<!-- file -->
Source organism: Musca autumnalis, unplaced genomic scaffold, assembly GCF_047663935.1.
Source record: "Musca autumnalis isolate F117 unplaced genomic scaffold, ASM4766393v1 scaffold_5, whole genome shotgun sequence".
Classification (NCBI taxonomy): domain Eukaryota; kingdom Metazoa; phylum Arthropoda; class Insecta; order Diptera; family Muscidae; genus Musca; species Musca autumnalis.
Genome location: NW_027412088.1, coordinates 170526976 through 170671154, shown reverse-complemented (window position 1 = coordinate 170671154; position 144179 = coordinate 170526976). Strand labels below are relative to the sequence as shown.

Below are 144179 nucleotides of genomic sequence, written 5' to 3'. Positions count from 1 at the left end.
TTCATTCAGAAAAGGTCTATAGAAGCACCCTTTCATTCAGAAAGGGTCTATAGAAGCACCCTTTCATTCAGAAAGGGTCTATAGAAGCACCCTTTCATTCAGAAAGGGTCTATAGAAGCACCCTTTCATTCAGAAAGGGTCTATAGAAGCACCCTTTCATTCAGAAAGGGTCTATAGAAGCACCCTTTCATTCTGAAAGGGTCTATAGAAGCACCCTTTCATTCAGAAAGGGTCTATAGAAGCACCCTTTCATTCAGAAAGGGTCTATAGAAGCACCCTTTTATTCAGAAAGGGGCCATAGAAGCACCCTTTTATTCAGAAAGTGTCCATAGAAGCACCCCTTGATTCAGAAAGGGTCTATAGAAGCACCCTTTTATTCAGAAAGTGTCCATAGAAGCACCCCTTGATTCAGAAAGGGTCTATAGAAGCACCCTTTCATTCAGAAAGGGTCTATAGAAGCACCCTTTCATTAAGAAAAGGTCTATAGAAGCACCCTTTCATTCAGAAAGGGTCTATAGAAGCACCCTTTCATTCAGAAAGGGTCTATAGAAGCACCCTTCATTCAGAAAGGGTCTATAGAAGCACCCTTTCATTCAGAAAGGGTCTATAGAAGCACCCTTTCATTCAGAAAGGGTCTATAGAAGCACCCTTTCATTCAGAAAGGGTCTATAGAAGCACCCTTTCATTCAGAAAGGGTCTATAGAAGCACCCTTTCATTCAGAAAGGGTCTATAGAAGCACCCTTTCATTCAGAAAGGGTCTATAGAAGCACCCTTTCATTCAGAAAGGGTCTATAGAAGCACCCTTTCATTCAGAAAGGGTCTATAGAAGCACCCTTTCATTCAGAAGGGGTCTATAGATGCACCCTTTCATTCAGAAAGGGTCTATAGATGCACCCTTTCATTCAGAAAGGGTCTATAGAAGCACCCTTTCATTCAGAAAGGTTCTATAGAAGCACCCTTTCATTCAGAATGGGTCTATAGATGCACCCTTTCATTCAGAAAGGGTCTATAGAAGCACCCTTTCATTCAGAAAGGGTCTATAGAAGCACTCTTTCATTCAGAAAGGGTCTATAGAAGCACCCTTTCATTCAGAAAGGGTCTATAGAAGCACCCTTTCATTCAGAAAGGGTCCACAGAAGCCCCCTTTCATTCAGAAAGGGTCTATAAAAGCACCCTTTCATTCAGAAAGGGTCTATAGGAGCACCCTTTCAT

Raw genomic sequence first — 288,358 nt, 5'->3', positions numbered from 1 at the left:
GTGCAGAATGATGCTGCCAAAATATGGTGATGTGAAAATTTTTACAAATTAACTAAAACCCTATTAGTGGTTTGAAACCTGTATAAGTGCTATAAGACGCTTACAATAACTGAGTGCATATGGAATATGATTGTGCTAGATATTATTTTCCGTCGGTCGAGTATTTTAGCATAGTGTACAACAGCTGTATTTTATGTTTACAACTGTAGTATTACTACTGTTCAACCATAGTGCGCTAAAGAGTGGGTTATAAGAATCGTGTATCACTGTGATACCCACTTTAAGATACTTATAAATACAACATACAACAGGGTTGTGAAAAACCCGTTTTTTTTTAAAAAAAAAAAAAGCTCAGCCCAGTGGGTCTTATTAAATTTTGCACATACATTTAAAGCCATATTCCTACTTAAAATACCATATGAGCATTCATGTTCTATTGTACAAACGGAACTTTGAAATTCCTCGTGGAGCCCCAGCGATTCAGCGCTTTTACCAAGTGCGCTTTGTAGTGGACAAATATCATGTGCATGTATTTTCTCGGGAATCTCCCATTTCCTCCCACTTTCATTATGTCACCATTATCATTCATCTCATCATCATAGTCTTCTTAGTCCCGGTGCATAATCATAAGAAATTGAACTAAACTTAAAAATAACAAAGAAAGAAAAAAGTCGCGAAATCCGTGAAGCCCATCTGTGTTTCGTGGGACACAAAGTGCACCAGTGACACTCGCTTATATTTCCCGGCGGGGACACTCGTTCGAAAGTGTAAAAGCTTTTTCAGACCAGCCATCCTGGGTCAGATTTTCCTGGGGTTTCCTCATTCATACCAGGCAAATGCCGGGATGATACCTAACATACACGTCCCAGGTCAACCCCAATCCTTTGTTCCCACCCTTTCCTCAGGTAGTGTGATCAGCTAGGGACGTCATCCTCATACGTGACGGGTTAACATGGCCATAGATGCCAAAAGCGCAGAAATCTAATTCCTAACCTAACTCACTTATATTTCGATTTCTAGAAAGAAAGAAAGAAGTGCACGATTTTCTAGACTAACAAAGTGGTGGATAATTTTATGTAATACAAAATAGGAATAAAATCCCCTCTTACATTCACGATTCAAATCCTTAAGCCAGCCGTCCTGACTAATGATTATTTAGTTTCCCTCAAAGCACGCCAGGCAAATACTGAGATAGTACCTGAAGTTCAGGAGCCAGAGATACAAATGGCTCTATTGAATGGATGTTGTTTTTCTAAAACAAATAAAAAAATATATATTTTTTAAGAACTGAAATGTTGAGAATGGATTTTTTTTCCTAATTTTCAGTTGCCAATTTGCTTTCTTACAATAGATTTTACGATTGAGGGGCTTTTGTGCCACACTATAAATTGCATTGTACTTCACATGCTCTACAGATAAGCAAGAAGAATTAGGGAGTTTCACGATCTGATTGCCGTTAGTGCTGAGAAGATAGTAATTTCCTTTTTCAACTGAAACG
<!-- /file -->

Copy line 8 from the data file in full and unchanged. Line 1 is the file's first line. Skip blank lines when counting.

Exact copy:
GTGCAGAATGATGCTGCCAAAATATGGTGATGTGAAAATTTTTACAAATTAACTAAAACCCTATTAGTGGTTTGAAACCTGTATAAGTGCTATAAGACGCTTACAATAACTGAGTGCATATGGAATATGATTGTGCTAGATATTATTTTCCGTCGGTCGAGTATTTTAGCATAGTGTACAACAGCTGTATTTTATGTTTACAACTGTAGTATTACTACTGTTCAACCATAGTGCGCTAAAGAGTGGGTTATAAGAATCGTGTATCACTGTGATACCCACTTTAAGATACTTATAAATACAACATACAACAGGGTTGTGAAAAACCCGTTTTTTTTTAAAAAAAAAAAAAGCTCAGCCCAGTGGGTCTTATTAAATTTTGCACATACATTTAAAGCCATATTCCTACTTAAAATACCATATGAGCATTCATGTTCTATTGTACAAACGGAACTTTGAAATTCCTCGTGGAGCCCCAGCGATTCAGCGCTTTTACCAAGTGCGCTTTGTAGTGGACAAATATCATGTGCATGTATTTTCTCGGGAATCTCCCATTTCCTCCCACTTTCATTATGTCACCATTATCATTCATCTCATCATCATAGTCTTCTTAGTCCCGGTGCATAATCATAAGAAATTGAACTAAACTTAAAAATAACAAAGAAAGAAAAAAGTCGCGAAATCCGTGAAGCCCATCTGTGTTTCGTGGGACACAAAGTGCACCAGTGACACTCGCTTATATTTCCCGGCGGGGACACTCGTTCGAAAGTGTAAAAGCTTTTTCAGACCAGCCATCCTGGGTCAGATTTTCCTGGGGTTTCCTCATTCATACCAGGCAAATGCCGGGATGATACCTAACATACACGTCCCAGGTCAACCCCAATCCTTTGTTCCCACCCTTTCCTCAGGTAGTGTGATCAGCTAGGGACGTCATCCTCATACGTGACGGGTTAACATGGCCATAGATGCCAAAAGCGCAGAAATCTAATTCCTAACCTAACTCACTTATATTTCGATTTCTAGAAAGAAAGAAAGAAGTGCACGATTTTCTAGACTAACAAAGTGGTGGATAATTTTATGTAATACAAAATAGGAATAAAATCCCCTCTTACATTCACGATTCAAATCCTTAAGCCAGCCGTCCTGACTAATGATTATTTAGTTTCCCTCAAAGCACGCCAGGCAAATACTGAGATAGTACCTGAAGTTCAGGAGCCAGAGATACAAATGGCTCTATTGAATGGATGTTGTTTTTCTAAAACAAATAAAAAAATATATATTTTTTAAGAACTGAAATGTTGAGAATGGATTTTTTTTCCTAATTTTCAGTTGCCAATTTGCTTTCTTACAATAGATTTTACGATTGAGGGGCTTTTGTGCCACACTATAAATTGCATTGTACTTCACATGCTCTACAGATAAGCAAGAAGAATTAGGGAGTTTCACGATCTGATTGCCGTTAGTGCTGAGAAGATAGTAATTTCCTTTTTCAACTGAAACG